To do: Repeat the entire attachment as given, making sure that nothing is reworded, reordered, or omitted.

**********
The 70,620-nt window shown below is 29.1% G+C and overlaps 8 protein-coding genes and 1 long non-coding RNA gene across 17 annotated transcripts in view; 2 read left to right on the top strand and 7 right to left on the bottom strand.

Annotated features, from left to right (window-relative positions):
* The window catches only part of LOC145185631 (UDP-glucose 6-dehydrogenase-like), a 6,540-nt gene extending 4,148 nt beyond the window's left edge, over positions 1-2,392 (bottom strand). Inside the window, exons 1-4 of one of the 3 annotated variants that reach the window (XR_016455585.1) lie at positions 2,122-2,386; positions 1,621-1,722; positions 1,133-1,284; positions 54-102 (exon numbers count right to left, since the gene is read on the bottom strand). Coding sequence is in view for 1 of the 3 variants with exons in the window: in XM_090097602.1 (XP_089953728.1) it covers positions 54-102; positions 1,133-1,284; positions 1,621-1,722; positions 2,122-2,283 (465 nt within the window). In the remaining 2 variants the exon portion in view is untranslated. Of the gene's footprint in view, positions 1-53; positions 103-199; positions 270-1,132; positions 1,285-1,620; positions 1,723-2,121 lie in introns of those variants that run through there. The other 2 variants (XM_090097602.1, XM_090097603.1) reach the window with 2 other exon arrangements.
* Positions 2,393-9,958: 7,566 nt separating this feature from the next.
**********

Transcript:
The 70,620-nt window shown below is 29.1% G+C and overlaps 8 protein-coding genes and 1 long non-coding RNA gene across 17 annotated transcripts in view; 2 read left to right on the top strand and 7 right to left on the bottom strand.

Annotated features, from left to right (window-relative positions):
* The window catches only part of LOC145185631 (UDP-glucose 6-dehydrogenase-like), a 6,540-nt gene extending 4,148 nt beyond the window's left edge, over positions 1-2,392 (bottom strand). Inside the window, exons 1-4 of one of the 3 annotated variants that reach the window (XR_016455585.1) lie at positions 2,122-2,386; positions 1,621-1,722; positions 1,133-1,284; positions 54-102 (exon numbers count right to left, since the gene is read on the bottom strand). Coding sequence is in view for 1 of the 3 variants with exons in the window: in XM_090097602.1 (XP_089953728.1) it covers positions 54-102; positions 1,133-1,284; positions 1,621-1,722; positions 2,122-2,283 (465 nt within the window). In the remaining 2 variants the exon portion in view is untranslated. Of the gene's footprint in view, positions 1-53; positions 103-199; positions 270-1,132; positions 1,285-1,620; positions 1,723-2,121 lie in introns of those variants that run through there. The other 2 variants (XM_090097602.1, XM_090097603.1) reach the window with 2 other exon arrangements.
* Positions 2,393-9,958: 7,566 nt separating this feature from the next.